Remembering Mrs. Rossi

by Amy Hest and Heather Maione

“Nobody, absolutely nobody, expected Mrs. Rossi to die.” But Mrs. Rossi... read more

“Nobody, absolutely nobody, expected Mrs. Rossi to die.” But Mrs. Rossi did die, and her eight-year-old daughter, Annie, and Annie’s daddy are learning how to live without her. Mrs. Rossi’s sixth-grade students have made a book for Annie and her dad about Mrs. Rossi, and Annie turns to it again and again in the months after her mother dies. During that time, there are wonderful things that happen, like going to work with Daddy on a snow day, and awful things, too, like trying to make Daddy’s birthday special and getting mad at him instead. Amy Hest’s authentic, engaging story is about loss but also about living, and wanting a dog, and loving (mostly) third grade, and more. Hest’s storytelling stays true to a child’s experience, which means Annie’s emotions are intense but often short-lived. Her sadness or anger sometimes takes her by surprise, but so, too, does delight. Hest ends her novel with the collective work of Mrs. Rossi’s sixth-grade students—the book they made for Annie and her dad (and also, of course, themselves), and these, too, ring with honesty, expressing a range of feelings as they share memories and anecdotes that reveal much about the teacher they (mostly) loved, as well as their own lives. (Ages 8–10)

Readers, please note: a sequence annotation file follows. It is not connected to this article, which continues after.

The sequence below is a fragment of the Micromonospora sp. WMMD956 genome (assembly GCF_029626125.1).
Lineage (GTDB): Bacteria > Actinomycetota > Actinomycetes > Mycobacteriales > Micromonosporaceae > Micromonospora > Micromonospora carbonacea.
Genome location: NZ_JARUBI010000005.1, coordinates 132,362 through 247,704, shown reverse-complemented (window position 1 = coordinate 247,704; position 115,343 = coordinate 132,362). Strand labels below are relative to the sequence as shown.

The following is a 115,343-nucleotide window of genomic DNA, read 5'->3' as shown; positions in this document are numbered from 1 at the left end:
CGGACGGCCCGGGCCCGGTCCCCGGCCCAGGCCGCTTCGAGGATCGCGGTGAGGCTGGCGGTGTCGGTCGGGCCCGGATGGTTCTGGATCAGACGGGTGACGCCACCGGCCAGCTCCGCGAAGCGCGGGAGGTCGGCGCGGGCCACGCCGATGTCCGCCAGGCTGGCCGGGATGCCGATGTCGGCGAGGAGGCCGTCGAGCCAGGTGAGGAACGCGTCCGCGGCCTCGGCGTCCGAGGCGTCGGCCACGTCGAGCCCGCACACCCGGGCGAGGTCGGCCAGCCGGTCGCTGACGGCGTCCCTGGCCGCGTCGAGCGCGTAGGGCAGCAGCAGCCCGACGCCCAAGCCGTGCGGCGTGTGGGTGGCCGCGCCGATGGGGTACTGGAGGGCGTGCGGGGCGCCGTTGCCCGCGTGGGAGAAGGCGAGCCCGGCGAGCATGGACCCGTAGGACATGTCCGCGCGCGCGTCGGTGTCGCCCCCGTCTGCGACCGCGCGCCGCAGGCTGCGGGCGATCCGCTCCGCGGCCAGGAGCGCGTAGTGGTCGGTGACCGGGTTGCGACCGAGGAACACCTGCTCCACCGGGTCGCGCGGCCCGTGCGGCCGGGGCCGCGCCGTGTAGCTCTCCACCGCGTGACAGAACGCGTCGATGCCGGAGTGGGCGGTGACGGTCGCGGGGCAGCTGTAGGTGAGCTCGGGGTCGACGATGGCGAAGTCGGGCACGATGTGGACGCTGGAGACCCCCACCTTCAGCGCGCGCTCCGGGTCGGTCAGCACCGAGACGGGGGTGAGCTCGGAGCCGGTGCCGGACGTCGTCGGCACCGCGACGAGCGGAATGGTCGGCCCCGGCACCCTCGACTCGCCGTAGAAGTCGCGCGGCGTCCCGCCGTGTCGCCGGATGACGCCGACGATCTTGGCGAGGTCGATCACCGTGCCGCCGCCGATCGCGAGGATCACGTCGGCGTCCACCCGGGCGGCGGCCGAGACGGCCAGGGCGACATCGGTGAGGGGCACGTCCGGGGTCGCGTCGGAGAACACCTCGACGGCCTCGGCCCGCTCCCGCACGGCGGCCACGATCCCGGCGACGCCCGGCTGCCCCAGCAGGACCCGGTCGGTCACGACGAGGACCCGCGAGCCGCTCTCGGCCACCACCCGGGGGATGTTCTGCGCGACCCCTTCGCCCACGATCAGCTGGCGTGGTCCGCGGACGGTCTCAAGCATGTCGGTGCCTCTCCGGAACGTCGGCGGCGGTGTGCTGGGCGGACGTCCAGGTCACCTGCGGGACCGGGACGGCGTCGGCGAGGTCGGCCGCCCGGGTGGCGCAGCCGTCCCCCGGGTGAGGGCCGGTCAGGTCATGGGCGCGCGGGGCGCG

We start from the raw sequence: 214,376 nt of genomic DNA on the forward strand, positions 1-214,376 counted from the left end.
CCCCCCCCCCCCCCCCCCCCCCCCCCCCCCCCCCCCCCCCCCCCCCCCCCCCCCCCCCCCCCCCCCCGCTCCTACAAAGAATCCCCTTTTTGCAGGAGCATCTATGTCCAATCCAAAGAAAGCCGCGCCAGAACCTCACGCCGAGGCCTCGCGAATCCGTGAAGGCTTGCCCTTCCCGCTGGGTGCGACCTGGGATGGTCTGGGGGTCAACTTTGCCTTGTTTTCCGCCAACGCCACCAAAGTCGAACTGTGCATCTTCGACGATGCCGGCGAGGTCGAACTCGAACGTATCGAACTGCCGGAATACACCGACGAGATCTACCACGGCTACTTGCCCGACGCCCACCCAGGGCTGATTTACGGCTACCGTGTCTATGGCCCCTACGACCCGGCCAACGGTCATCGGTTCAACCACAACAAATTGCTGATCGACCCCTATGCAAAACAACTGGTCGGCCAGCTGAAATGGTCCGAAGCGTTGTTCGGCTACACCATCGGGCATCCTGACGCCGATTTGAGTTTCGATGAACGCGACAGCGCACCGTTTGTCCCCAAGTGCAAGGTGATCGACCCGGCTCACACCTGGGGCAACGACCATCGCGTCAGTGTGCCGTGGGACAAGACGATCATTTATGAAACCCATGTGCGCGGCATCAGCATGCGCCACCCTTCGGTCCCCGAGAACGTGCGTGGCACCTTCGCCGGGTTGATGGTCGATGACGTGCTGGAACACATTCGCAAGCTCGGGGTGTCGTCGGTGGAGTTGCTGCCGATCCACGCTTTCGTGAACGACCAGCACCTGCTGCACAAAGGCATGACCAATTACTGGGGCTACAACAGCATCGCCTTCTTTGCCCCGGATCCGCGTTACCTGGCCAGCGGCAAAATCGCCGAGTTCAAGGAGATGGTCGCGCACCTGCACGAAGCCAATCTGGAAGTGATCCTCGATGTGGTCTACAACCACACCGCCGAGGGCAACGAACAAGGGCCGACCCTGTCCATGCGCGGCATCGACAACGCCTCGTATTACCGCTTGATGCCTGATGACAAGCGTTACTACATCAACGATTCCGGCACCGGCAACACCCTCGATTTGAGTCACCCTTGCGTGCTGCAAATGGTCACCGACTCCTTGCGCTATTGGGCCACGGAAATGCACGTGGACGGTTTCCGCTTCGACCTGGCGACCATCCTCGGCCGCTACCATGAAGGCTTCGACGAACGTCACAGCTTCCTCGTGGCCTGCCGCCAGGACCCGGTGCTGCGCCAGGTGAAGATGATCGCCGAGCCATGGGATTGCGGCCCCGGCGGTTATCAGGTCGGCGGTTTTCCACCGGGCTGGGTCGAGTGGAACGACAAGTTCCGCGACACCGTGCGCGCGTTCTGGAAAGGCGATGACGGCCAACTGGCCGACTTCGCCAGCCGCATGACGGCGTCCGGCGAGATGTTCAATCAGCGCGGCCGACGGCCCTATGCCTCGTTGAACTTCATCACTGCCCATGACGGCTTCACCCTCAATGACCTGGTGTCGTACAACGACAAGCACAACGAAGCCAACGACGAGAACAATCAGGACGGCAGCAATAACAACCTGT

© Cooperative Children's Book Center, Univ. of Wisconsin - Madison, 2008

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